How small can the sum of the interior angles of a triangle in hyperbolic geometry get? Is there a lower bound?

I know that in Euclidean geometry, the sum of the interior angles of a triangle is exactly $$\pi$$.

In hyperbolic geometry, I know that the sum of the interior angles of a triangle is $$\leq \pi$$, and I know that there exist triangles in hyperbolic geometry with interior angles that sum to strictly less than $$\pi$$.

However, what I don't know is ...

How small can the sum of the interior angles of a triangle in hyperbolic geometry get? Is there a lower bound?

Is there a hyperbolic triangle with interior angle sum equal to, say, $$1/10000000$$? I suspect it is something nice like the angles have to add up to be at least $$\pi/2$$ but I don't know if that's true.

• I can't figure out a good way to represent it, but you can have a triangle with zero angle measure. In the Half plane representation of hyperbolic geometry, this consists of a half circle of Radius $2R$ with two half circles of radius $R$ inside it, all of them tangent to each other. See this wikipedia article for visuals. Dec 18 '19 at 3:22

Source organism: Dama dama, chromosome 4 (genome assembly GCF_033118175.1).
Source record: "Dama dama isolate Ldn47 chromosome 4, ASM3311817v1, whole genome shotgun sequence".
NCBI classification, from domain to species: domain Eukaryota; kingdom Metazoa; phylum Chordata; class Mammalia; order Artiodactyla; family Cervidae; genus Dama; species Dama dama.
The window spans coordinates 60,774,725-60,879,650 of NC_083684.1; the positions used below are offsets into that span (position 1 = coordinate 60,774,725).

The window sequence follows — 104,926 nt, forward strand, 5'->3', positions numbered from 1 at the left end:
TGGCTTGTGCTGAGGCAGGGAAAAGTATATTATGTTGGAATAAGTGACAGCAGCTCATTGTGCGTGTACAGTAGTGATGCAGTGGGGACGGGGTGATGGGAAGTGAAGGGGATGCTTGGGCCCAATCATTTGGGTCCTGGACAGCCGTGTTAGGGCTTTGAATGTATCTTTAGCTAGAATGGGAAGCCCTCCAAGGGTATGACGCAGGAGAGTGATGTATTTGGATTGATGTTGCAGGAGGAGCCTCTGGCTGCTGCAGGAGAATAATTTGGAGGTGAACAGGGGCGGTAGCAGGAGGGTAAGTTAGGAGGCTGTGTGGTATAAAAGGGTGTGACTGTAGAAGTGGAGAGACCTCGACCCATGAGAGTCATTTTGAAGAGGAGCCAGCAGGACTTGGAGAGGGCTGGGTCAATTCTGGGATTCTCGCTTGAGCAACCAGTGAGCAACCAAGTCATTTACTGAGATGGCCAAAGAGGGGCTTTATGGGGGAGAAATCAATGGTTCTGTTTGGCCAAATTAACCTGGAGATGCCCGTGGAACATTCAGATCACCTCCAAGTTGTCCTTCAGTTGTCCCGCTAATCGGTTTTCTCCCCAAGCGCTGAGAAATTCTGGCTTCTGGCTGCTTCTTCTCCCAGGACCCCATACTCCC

• It is possible to create a triangle on the hyperbolic plane with three angles of measure 0. In fact this is an "ideal triangle." en.wikipedia.org/wiki/Ideal_triangle Dec 18 '19 at 3:24
• @CharlesHudgins Like this? i.imgur.com/scKQ8S6.png Dec 18 '19 at 3:25
• Yeah, although @DougM has already linked an article that has better pictures. It's a fair point that ideal triangles don't properly live in the hyperbolic plane. So the correct statement is probably that total angle measure $\theta$ satisfies $0 < \theta \leq \pi$. Dec 18 '19 at 3:27
• In the hyperbolic plane, one can have a triangle with angles $\alpha$, $\beta$ and $\gamma$ iff $\alpha,\beta,\gamma>0$ and $\alpha+\beta+\gamma<\pi$. Dec 18 '19 at 3:39

2 Answers

(Sorry if this should be a comment and not an answer: please advise). There is no lower bound. See, for example, Existence of triangles with three arbitrarily small angles in Archimedian Neutral Geometry, (e.g. in hyperbolic geometry). From baby Hartshorne for a rough sketch of a synthetic proof.

• Eh, probably should be a comment Dec 28 '19 at 22:54

Comment

Equilateral triangle on Poincare disc, each vertex zero (spike) angle.

Angle defect$$\pi.$$